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Dec 23 2016
Combat-Injured Veterans Tax Fairness Act of 2016 Extends Statute for Veterans to Collect Refunds

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In early December, Congress voted unanimously to approve the Combat-Injured Veterans Tax Fairness Act of 2016, which was signed into law by President Obama on December 16. The Act extends the time that veterans, who were separated from service for combat-related injuries and that had taxes improperly withheld from their severance pay, have to file amended returns and claims refunds for such taxes. H.R. 5015 (12/16/2016).
Approximately 10,000 to 11,000 individuals are retired from the Armed Forces for medical reasons each year. Some of these individuals are separated from service as a result of combat-related injuries. In recognition of the tremendous personal sacrifice of veterans with combat-related injuries, severance pay received for combat-related injuries is excludible from income under Code Sec. 104.
It came to Congress's attention that, since 1991, the Secretary of Defense had improperly withheld taxes from severance pay for wounded veterans, thus denying them their due compensation and a significant benefit intended by Congress. Congress recognized that many veterans owed redress were beyond the statutory period to file an amended tax return because they were not aware that taxes had been improperly withheld.
The Combat-Injured Veterans Tax Fairness Act of 2016 directs the Department of Defense (DOD) to identify certain severance payments to veterans with combat-related injuries paid after January 17, 1991, from which DOD withheld amounts for tax purposes. Once such veterans are identified, the DOD must provide the identified veteran with a notice of the amount of improperly withheld severance payments, and instructions for filing amended tax returns to recover such amount.
While the statute of limitations for filing a refund claim is generally three years from the date the return is due or the date the return is filed, the Veterans Tax Fairness Act of 2016 extends the period of time for filing a severance-related claim to the date that is one year after DOD provides the veteran with the relevant information to file an amended return. The Act further requires that, in the future, the DOD ensure that amounts are not withheld for tax purposes from DOD severance payments to individuals when such payments are not considered gross income.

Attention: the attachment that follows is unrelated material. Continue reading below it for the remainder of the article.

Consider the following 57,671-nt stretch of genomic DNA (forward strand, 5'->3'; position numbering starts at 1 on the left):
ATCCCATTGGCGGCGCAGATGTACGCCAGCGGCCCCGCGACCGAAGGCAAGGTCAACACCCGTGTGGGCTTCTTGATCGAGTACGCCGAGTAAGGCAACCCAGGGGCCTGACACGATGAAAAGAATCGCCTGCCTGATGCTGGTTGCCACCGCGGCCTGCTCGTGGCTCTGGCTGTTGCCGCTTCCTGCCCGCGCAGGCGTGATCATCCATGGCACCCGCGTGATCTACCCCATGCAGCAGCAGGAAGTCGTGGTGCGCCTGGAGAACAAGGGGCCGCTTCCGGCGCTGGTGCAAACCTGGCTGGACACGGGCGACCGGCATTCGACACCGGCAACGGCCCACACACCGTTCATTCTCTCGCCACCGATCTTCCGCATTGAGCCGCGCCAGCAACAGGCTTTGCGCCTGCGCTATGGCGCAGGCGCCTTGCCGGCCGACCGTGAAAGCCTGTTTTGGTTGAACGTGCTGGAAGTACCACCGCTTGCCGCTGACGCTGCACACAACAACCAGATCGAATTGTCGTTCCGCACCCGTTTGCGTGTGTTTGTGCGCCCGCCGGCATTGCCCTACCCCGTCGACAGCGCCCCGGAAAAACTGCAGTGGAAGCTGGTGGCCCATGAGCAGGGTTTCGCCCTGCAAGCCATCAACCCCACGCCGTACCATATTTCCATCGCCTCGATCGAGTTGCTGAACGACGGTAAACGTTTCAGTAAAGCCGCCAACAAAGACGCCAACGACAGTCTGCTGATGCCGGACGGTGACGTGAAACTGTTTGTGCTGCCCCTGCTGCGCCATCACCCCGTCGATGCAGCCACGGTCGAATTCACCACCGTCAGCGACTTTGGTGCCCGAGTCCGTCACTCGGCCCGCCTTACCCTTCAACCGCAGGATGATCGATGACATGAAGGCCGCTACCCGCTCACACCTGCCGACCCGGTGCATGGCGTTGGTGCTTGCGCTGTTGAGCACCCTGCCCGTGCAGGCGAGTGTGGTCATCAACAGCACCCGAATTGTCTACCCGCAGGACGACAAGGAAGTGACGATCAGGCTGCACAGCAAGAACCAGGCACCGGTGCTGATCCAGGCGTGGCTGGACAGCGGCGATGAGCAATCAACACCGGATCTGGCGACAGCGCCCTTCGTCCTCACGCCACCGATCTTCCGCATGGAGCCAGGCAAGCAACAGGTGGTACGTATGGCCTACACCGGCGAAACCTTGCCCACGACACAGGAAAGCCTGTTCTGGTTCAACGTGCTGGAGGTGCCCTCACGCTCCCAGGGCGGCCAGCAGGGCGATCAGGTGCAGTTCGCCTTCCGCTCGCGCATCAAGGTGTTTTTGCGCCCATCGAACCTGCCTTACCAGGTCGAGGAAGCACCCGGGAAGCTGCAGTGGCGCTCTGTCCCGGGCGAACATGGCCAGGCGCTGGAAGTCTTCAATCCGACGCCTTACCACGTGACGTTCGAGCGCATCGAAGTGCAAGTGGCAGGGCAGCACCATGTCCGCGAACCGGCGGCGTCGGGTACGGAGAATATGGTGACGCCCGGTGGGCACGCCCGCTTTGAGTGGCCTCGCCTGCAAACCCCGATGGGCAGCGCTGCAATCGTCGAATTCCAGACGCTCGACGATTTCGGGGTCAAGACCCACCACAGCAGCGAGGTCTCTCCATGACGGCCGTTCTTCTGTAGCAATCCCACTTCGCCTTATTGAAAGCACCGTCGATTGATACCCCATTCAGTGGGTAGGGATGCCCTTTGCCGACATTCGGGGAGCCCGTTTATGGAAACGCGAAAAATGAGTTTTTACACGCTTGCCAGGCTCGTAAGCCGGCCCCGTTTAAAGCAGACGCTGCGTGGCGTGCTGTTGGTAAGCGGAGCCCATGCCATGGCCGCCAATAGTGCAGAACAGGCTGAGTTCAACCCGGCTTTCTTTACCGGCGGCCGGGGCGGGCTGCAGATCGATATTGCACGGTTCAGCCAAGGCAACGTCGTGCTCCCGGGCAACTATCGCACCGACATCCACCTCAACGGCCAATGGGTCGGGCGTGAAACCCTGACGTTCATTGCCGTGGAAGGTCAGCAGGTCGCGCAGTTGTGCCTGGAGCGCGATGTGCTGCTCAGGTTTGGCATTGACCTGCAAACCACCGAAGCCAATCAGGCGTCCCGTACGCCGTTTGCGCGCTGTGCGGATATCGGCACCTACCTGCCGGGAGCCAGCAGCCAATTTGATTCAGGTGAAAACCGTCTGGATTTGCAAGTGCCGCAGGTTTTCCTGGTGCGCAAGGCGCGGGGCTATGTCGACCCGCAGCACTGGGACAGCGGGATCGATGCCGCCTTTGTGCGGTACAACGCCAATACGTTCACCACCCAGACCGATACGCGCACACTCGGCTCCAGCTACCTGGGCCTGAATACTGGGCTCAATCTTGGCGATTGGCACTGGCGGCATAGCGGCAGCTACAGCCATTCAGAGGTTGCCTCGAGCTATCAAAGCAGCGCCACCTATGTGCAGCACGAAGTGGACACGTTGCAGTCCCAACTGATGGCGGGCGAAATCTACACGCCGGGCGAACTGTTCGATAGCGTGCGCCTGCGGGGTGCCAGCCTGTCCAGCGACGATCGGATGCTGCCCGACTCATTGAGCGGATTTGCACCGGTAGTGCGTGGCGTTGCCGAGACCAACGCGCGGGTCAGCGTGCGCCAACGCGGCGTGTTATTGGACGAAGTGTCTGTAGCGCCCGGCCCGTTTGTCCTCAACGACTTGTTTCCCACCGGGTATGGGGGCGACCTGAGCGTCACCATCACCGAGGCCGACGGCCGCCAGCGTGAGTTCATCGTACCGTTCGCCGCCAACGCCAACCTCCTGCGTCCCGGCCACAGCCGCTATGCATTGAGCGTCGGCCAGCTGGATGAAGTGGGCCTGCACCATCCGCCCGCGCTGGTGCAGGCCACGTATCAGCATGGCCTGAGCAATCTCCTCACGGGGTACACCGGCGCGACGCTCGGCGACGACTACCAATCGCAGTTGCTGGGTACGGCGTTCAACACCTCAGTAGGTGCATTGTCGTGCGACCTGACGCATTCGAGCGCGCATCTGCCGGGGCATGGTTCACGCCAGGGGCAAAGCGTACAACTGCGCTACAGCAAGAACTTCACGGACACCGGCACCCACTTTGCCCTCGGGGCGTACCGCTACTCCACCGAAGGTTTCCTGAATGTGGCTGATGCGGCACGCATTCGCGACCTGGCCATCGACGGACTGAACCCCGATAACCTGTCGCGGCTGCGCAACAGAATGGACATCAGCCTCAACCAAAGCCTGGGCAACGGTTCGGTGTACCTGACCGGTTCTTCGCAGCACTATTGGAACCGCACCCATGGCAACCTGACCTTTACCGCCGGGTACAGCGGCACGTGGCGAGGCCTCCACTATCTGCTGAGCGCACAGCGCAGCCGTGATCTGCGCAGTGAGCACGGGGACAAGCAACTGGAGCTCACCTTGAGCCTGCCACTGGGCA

Last Updated by Admin on 2016-12-23 06:21:53 PM

 

Richard Camp, CPA, PA blogs and all other multimedia content is provided for informational and educational purposes only and should not be construed as financial tax, accounting, legal, consulting or any other type of advice regarding any specific facts and circumstances, nor should they be construed as advertisements for financial services.  Because accounting standards, tax law, and technologies are constantly changing, content in this blog could contain outdated information.

 

IRS CIRCULAR 230 NOTICE: To ensure compliance with requirements imposed by the IRS, we inform you that any U.S. tax advice contained in this website (or in any attachment) is not intended or written to be used, and cannot be used, for the purpose of (i) avoiding penalties under the Internal Revenue Code or (ii) promoting, marketing or recommending to another party any transaction or matter addressed in this website (or in any attachment).

 

Richard Camp, CPA, PA blogs and all other multimedia content is provided for informational and educational purposes only and should not be construed as financial tax, accounting, legal, consulting or any other type of advice regarding any specific facts and circumstances, nor should they be construed as advertisements for financial services.  Because accounting standards, tax law, and technologies are constantly changing, content in this blog could contain outdated information.

 

IRS CIRCULAR 230 NOTICE: To ensure compliance with requirements imposed by the IRS, we inform you that any U.S. tax advice contained in this website (or in any attachment) is not intended or written to be used, and cannot be used, for the purpose of (i) avoiding penalties under the Internal Revenue Code or (ii) promoting, marketing or recommending to another party any transaction or matter addressed in this website (or in any attachment).

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Richard Camp, CPA, PA blogs and all other multimedia content is provided for informational and educational purposes only and should not be construed as financial tax, accounting, legal, consulting or any other type of advice regarding any specific facts and circumstances, nor should they be construed as advertisements for financial services.  Because accounting standards, tax law, and technologies are constantly changing, content in this blog could contain outdated information.

 

IRS CIRCULAR 230 NOTICE: To ensure compliance with requirements imposed by the IRS, we inform you that any U.S. tax advice contained in this website (or in any attachment) is not intended or written to be used, and cannot be used, for the purpose of (i) avoiding penalties under the Internal Revenue Code or (ii) promoting, marketing or recommending to another party any transaction or matter addressed in this website (or in any attachment).